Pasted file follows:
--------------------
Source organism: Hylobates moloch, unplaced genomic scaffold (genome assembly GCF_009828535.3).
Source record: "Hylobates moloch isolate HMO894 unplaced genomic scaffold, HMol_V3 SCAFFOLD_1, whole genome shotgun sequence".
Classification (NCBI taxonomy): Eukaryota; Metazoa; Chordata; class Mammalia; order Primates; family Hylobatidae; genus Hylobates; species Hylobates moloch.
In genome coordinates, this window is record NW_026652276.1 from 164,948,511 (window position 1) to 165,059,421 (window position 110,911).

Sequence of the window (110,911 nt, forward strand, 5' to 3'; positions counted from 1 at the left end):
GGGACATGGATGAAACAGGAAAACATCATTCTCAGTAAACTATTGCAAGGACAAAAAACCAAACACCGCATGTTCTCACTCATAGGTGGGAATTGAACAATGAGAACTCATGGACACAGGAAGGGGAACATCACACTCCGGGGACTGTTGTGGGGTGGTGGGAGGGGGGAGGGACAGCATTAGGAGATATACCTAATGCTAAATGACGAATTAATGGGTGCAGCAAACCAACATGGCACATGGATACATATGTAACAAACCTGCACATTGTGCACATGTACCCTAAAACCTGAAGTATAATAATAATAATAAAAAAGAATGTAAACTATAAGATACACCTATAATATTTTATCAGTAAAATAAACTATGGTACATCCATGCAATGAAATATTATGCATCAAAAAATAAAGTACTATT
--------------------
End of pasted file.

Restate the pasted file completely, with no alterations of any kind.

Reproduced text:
Source organism: Hylobates moloch, unplaced genomic scaffold (genome assembly GCF_009828535.3).
Source record: "Hylobates moloch isolate HMO894 unplaced genomic scaffold, HMol_V3 SCAFFOLD_1, whole genome shotgun sequence".
Classification (NCBI taxonomy): Eukaryota; Metazoa; Chordata; class Mammalia; order Primates; family Hylobatidae; genus Hylobates; species Hylobates moloch.
In genome coordinates, this window is record NW_026652276.1 from 164,948,511 (window position 1) to 165,059,421 (window position 110,911).

Sequence of the window (110,911 nt, forward strand, 5' to 3'; positions counted from 1 at the left end):
GGGACATGGATGAAACAGGAAAACATCATTCTCAGTAAACTATTGCAAGGACAAAAAACCAAACACCGCATGTTCTCACTCATAGGTGGGAATTGAACAATGAGAACTCATGGACACAGGAAGGGGAACATCACACTCCGGGGACTGTTGTGGGGTGGTGGGAGGGGGGAGGGACAGCATTAGGAGATATACCTAATGCTAAATGACGAATTAATGGGTGCAGCAAACCAACATGGCACATGGATACATATGTAACAAACCTGCACATTGTGCACATGTACCCTAAAACCTGAAGTATAATAATAATAATAAAAAAGAATGTAAACTATAAGATACACCTATAATATTTTATCAGTAAAATAAACTATGGTACATCCATGCAATGAAATATTATGCATCAAAAAATAAAGTACTATT